Further confusion was created yesterday over the government’s tax policy with State Minister for Finance Lakshman Yapa Abeywardena announcing that the new 15 percent value-added-tax (VAT) rate effective from May 2 will not be applicable to water, electricity and medicine. When the tax reforms were announced to the 2016 Budget this March by Prime Minister Ranil Wickremesinghe, no VAT exemptions were announced. Instead, he said the VAT exemptions available for telecommunication services, private education and private healthcare would be removed.
Thus, the announcement by Abeywardena is a deviation from Wickremesinghe’s tax reforms and analysts point out that this adds to the confusion already created by a statement made by President Maithripala Sirisena a couple of days ago.
President Sirisena said he would not allow the tax burden to be felt by the public and pledged that he would chase away the economic advisors who propose tax hikes on the people. “May be the exemptions to water, electricity and medicines were what was meant by the president when he said he would not allow the tax burden to be felt by the public,” an economic analyst on grounds of anonymity told Mirror Business.
But, he pointed out that the VAT hike would be felt by the people as it applies to all retail and wholesale sectors.
“I fear further amendments to the VAT by way of exemptions will come in the coming few days, further showing the government’s failure to stick to its policies,” he remarked.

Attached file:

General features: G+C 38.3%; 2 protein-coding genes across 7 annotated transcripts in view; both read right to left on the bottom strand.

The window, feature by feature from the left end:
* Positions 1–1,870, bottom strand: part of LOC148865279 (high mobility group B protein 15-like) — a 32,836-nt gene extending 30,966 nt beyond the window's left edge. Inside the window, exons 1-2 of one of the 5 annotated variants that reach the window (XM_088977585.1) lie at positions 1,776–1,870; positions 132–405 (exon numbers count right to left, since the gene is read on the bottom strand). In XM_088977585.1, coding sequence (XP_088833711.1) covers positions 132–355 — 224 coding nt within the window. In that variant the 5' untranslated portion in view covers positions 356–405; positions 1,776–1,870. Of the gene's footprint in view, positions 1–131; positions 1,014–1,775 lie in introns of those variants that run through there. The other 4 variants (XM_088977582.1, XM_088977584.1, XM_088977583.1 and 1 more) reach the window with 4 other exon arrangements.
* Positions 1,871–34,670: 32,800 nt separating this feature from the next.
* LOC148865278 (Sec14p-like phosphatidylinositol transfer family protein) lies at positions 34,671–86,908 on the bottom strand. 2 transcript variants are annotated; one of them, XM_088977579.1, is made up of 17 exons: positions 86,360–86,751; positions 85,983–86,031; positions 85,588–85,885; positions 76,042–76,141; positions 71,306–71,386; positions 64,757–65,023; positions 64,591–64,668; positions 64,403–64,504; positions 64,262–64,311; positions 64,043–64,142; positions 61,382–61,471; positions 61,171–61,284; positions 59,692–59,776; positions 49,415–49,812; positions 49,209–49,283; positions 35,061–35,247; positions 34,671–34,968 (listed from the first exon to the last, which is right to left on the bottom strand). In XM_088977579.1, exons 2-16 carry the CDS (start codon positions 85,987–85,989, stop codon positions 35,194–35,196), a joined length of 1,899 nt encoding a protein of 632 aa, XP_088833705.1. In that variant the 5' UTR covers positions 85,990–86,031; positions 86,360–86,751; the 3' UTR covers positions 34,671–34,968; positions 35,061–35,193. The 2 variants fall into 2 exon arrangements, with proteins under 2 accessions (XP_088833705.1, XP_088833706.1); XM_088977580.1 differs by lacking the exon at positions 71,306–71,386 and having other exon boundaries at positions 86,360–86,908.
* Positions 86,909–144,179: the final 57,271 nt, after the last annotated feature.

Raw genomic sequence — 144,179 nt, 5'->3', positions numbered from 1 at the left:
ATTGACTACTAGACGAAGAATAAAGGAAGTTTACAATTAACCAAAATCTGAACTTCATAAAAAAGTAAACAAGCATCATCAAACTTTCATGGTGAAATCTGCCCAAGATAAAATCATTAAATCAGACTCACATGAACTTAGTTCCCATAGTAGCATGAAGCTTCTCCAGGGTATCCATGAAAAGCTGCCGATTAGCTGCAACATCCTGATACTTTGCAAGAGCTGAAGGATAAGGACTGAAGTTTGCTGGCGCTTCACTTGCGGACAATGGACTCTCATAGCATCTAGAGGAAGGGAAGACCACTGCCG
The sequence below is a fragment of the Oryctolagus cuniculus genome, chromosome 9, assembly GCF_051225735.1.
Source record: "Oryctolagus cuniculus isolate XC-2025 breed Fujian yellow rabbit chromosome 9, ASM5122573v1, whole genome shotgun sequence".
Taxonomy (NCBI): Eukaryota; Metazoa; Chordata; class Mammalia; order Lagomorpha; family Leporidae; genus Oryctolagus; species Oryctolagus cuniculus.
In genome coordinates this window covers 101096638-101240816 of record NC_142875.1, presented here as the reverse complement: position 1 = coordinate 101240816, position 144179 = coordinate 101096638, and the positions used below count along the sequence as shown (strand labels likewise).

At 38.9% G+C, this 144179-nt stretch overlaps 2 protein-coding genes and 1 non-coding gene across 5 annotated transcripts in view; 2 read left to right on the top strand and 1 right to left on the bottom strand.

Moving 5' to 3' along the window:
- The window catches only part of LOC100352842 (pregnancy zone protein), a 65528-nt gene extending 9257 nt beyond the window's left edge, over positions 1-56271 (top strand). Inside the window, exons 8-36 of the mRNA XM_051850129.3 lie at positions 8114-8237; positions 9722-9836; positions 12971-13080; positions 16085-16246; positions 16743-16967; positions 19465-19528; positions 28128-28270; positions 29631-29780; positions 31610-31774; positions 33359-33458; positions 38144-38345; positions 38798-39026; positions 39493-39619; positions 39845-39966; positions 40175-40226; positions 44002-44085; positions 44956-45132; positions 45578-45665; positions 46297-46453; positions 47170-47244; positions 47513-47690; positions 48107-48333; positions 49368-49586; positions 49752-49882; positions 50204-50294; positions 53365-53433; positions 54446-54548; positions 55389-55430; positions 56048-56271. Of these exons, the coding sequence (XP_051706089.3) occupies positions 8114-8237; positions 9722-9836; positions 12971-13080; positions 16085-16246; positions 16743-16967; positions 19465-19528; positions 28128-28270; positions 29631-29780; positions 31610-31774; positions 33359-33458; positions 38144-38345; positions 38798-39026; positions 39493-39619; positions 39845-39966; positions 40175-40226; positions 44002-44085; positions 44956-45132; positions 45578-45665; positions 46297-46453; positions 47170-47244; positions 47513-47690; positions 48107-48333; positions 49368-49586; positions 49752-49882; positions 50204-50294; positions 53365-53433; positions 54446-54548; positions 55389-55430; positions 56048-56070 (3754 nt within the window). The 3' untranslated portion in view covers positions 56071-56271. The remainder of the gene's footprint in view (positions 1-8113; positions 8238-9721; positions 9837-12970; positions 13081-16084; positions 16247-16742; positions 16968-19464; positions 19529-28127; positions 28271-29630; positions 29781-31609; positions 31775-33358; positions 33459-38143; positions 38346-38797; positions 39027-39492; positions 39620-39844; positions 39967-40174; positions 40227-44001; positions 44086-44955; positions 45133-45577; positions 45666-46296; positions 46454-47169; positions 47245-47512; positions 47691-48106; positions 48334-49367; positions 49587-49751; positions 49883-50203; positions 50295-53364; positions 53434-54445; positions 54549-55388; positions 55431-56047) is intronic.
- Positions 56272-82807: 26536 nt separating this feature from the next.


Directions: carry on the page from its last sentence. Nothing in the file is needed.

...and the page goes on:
Policy consistency hasn’t been the forte of successive Sri Lankan governments and unfortunately it remains true with the present coalition government too. For example, many policies introduced in the two budgets in last January and November were either withdrawn or amended.
Fiscal consolidation through cutting debt, reforming the state-owned enterprises, increasing government revenue and minimizing subsidies have been aspects emphasized by the International Monetary Fund (IMF) throughout the years and Sri Lanka is currently negotiating a 36-month facility up to US $ 1.5 billion with the IMF to overcome the financial crisis it is faced with.
Sri Lanka’s growth was driven by the Chinese-funded mega infrastructure projects and higher inward remittances during the post-war period. In this backdrop, the country’s economy grew on an average of 7.5 to 8 percent.
The then Rajapaksa government however did not capitalize on the positive developments and initiated structural reforms for the economy. Instead, they practised populist politics to maintain their power base.
With the remittances slowing down as a result of lower oil prices and political turmoil in the Middle East and the present government’s strained relations with China, foreign direct investment is set to play a key role in Sri Lanka’s future economic growth and survival in the coming years.
But, it appears that policy inconsistencies will stand a major obstacle in attracting such investments. The differences between the two main political parties in the coalition government could further aggravate such inconsistencies.